David Iben put it well when he said, 'Volatility is not a risk we care about. What we care about is avoiding the permanent loss of capital. So it might be obvious that you need to consider debt, when you think about how risky any given stock is, because too much debt can sink a company. We can see that CSX Corporation (NASDAQ:CSX) does use debt in its business. But is this debt a concern to shareholders?
When Is Debt A Problem?
Debt and other liabilities become risky for a business when it cannot easily fulfill those obligations, either with free cash flow or by raising capital at an attractive price. Ultimately, if the company can't fulfill its legal obligations to repay debt, shareholders could walk away with nothing. However, a more common (but still painful) scenario is that it has to raise new equity capital at a low price, thus permanently diluting shareholders. Having said that, the most common situation is where a company manages its debt reasonably well - and to its own advantage. The first thing to do when considering how much debt a business uses is to look at its cash and debt together.
What Is CSX's Debt?
You can click the graphic below for the historical numbers, but it shows that as of June 2019 CSX had US$15.8b of debt, an increase on US$13.8b, over one year. However, it does have US$1.73b in cash offsetting this, leading to net debt of about US$14.0b.
A Look At CSX's Liabilities
We can see from the most recent balance sheet that CSX had liabilities of US$2.05b falling due within a year, and liabilities of US$23.6b due beyond that. Offsetting this, it had US$1.73b in cash and US$1.11b in receivables that were due within 12 months. So it has liabilities totalling US$22.8b more than its cash and near-term receivables, combined.
This deficit isn't so bad because CSX is worth a massive US$53.5b, and thus could probably raise enough capital to shore up its balance sheet, if the need arose. However, it is still worthwhile taking a close look at its ability to pay off debt.
We use two main ratios to inform us about debt levels relative to earnings. The first is net debt divided by earnings before interest, tax, depreciation, and amortization (EBITDA), while the second is how many times its earnings before interest and tax (EBIT) covers its interest expense (or its interest cover, for short). Thus we consider debt relative to earnings both with and without depreciation and amortization expenses.
With a debt to EBITDA ratio of 2.2, CSX uses debt artfully but responsibly. And the alluring interest cover (EBIT of 7.6 times interest expense) certainly does not do anything to dispel this impression. We note that CSX grew its EBIT by 21% in the last year, and that should make it easier to pay down debt, going forward. The balance sheet is clearly the area to focus on when you are analysing debt. But ultimately the future profitability of the business will decide if CSX can strengthen its balance sheet over time. So if you want to see what the professionals think, you might find this free report on analyst profit forecasts to be interesting.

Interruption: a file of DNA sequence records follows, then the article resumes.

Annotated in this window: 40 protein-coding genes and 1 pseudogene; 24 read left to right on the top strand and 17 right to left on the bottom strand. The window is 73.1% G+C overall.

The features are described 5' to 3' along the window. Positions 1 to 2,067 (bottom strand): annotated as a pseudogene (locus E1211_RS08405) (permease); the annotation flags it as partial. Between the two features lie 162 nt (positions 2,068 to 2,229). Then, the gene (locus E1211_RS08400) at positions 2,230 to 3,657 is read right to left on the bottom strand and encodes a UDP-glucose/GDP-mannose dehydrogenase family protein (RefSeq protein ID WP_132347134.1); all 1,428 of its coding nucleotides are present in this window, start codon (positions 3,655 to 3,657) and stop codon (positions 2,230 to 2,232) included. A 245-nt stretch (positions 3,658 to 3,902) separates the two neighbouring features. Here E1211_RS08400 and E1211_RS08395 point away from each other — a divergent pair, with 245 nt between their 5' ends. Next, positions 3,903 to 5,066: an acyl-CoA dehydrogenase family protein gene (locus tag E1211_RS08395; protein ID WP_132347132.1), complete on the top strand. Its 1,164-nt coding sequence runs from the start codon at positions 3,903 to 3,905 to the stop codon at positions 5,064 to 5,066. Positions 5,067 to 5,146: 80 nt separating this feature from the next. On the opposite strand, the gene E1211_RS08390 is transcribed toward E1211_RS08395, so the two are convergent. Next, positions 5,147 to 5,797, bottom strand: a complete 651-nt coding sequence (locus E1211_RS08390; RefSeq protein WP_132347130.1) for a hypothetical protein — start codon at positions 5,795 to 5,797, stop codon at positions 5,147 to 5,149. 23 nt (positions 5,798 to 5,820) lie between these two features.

But our final consideration is also important, because a company cannot pay debt with paper profits; it needs cold hard cash. So we clearly need to look at whether that EBIT is leading to corresponding free cash flow. Looking at the most recent three years, CSX recorded free cash flow of 46% of its EBIT, which is weaker than we'd expect. That's not great, when it comes to paying down debt.
On our analysis CSX's EBIT growth rate should signal that it won't have too much trouble with its debt. However, our other observations weren't so heartening. For example, its level of total liabilities makes us a little nervous about its debt. Considering this range of data points, we think CSX is in a good position to manage its debt levels. Having said that, the load is sufficiently heavy that we would recommend any shareholders keep a close eye on it. Over time, share prices tend to follow earnings per share, so if you're interested in CSX, you may well want to click here to check an interactive graph of its earnings per share history.
Of course, if you're the type of investor who prefers buying stocks without the burden of debt, then don't hesitate to discover our exclusive list of net cash growth stocks, today.
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If you spot an error that warrants correction, please contact the editor at firstname.lastname@example.org. This article by Simply Wall St is general in nature. It does not constitute a recommendation to buy or sell any stock, and does not take account of your objectives, or your financial situation. Simply Wall St has no position in the stocks mentioned. Thank you for reading.